Rajat Sharma

Opposition has failed to gauge Modi correctly

AKB The two-day 28-member opposition alliance meet ended in Mumbai on Friday with a declaration expressing resolve to contest the forthcoming Lok Sabha elections together “as far as possible”. The one-page resolution said talks on seat-sharing arrangements “will be initiated immediately and concluded at the earliest in collaborative spirit of give and take.” A 14-member coordination committee has been set up to iron out any glitches in relationship and preparing joint campaign and communication strategy. The alliance is yet to appoint a convener or finalize a logo. I.N.D.I.A alliance leaders have been claiming that Prime Minister Narendra Modi has become nervous and is frightened because of opposition unity. Probably they do not know Modi closely. They do not know Modi’s mettle. It is not in Modi’s character to become nervous easily. For 13 years, he was chief minister of Gujarat and he faced a lot of flak and allegations. He was even dubbed as “maut ke saudagar” (merchant of death), ‘murderer of Muslims’ and what not. He was investigated by police, by Special Investigation Team and was also interrogated. He became the target of media attacks. The US government declined to give him a visa. He was reviled across the world. The then government at the Centre tried its best to pin him down. Top police officials, wise bureaucrats, and canny political leaders were after Modi. There were several NGO leaders like Medha Patkar and Teesta Setalvad who were after Modi. But Modi remained steadfast in the face of such vicious attacks. He fought fearlessly and won elections in Gujarat. Most of the political leaders then said Modi will never make it to become the Prime Minister, and may not win Lok Sabha elections. Modi made the opposition parties bite the dust. When the elections for his second tenure took place, the slogan “Chowkidar Chor Hai” was coined, and he was projected as friend of industrialists and enemy of farmers. But this had no effect on the general public. This time, the allegation is: dictatorship. Opposition leaders are alleging that our democracy is being weakened fast. But till now, nobody has been able to prove the allegation that Modi indeed took measures to curb democracy. Opposition leaders have been saying that if Modi wins for a third time, there may not be any free and fair elections in future. Modi has now replied that he wants to conduct Lok Sabha, assembly and panchayat elections all at one time, in order to strengthen democracy. Every government, whether at the Centre or in the states, must get full five-year time to work for progress. That is why I said that opposition parties who have gathered on a platform to defeat Modi have failed to understand Modi in the last nine years. They failed to gauge in which direction Modi is moving. They continue to harbour this misunderstanding that Modi is now frightened and he may try some other route to stay in power.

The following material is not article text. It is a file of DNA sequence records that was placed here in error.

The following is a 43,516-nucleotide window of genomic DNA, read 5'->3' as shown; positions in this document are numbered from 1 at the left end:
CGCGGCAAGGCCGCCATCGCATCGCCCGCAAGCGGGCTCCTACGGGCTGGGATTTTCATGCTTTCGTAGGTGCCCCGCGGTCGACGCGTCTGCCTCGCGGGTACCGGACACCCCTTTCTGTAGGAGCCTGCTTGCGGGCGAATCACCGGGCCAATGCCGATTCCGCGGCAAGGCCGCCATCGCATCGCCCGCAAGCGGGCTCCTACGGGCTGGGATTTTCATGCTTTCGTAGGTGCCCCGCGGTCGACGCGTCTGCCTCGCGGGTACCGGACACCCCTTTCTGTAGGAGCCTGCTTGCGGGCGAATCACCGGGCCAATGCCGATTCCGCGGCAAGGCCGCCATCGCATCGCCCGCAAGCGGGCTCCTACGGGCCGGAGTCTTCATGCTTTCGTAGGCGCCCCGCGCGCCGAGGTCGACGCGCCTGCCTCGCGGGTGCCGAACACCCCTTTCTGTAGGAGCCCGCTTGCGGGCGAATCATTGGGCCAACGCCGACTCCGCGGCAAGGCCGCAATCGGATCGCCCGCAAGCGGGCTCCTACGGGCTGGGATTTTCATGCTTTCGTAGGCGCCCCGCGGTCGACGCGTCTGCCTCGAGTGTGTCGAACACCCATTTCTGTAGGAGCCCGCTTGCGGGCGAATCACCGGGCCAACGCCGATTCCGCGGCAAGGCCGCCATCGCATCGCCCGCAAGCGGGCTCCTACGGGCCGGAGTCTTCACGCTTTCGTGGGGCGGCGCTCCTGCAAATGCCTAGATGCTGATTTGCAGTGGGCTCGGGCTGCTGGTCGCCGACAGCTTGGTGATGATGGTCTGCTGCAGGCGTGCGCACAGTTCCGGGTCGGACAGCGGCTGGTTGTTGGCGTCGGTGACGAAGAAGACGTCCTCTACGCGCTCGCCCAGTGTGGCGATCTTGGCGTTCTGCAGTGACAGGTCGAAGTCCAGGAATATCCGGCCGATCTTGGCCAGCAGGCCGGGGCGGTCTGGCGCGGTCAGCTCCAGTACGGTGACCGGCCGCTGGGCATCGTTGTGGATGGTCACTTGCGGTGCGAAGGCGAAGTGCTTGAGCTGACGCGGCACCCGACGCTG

One Nation, One Election : Opposition is ambivalent

The Centre on Friday set up a six-member panel headed by former President Ram Nath Kovind to explore the possibility of “one nation, one election”. The move caused ripples in the opposition bloc meeting in Mumbai. Chief Ministers Yogi Adityanath, Shivraj Singh Chouhan, M L Khattar, Himanta Biswa Sarma, Eknath Shinde and other BJP chief ministers welcomed the move and said this should be implemented at the earliest. On the other hand, Congress, Samajwadi Party, Trinamool Congress, NCP and other parties did not oppose this idea, but some of their leaders claimed that Prime Minister Modi has become frightened after the opposition has become united. They also said, BJP is fearing electoral reverses in MP, Chhattisgarh and Rajasthan. Constitutional experts say the notion of “one nation, one election” is feasible, but it is not easy to implement because the process is a long-drawn one. At least, this cannot be implemented before the 2024 Lok Sabha polls. After India became a republic in 1950, Lok Sabha and assembly elections used to be held simultaneously. The Congress ruled India uninterruptedly. The break took place after the 1967 elections, when state governments collapsed, the Congress split and new regional parties were formed. The Law Commission set up by Modi in 2015 recommended that ‘one nation, one election’ must be implemented. During Indira Gandhi’s rule, the then Law Commission had also recommended the same in 1982-83. In 2018, the Law Commission headed by Justice B S Chauhan also recommended the same. Interestingly, Akali Dal and Samajwadi Party had then supported it. At that time, Nitish Kumar was also in favour of this idea, and Akhilesh Yadav had welcomed it. Shiv Sena (UBT) chief Uddhav Thackeray had also supported this idea. Late Parkash Singh Badal had said this was essential for a federal country like India. In 2018, only Asaduddin Owaisi, Mamata Banerjee and H D Deve Gowda had opposed this idea. Now political scenario has changed. Parties and leaders have also changed their stand. However, leaders of almost all parties understand that it would not be easy to implement this, because the Kovind Committee will take time to submit its report. At least 15 state assemblies will have to pass identical resolution, after which the Centre will bring the Constitution Amendment Bill, which requires approval by two-thirds majority. All this will surely take time. To expect that all this will happen during the special Parliament session convened from September 18 is well nigh impossible. If Modi decided on something, he might have found out routes. Opposition parties are worried because they know that even if ‘one nation, one election’ is not implemented soon, Modi will make it a big election issue. That is the reason why most of the opposition parties have taken an ambivalent stand.

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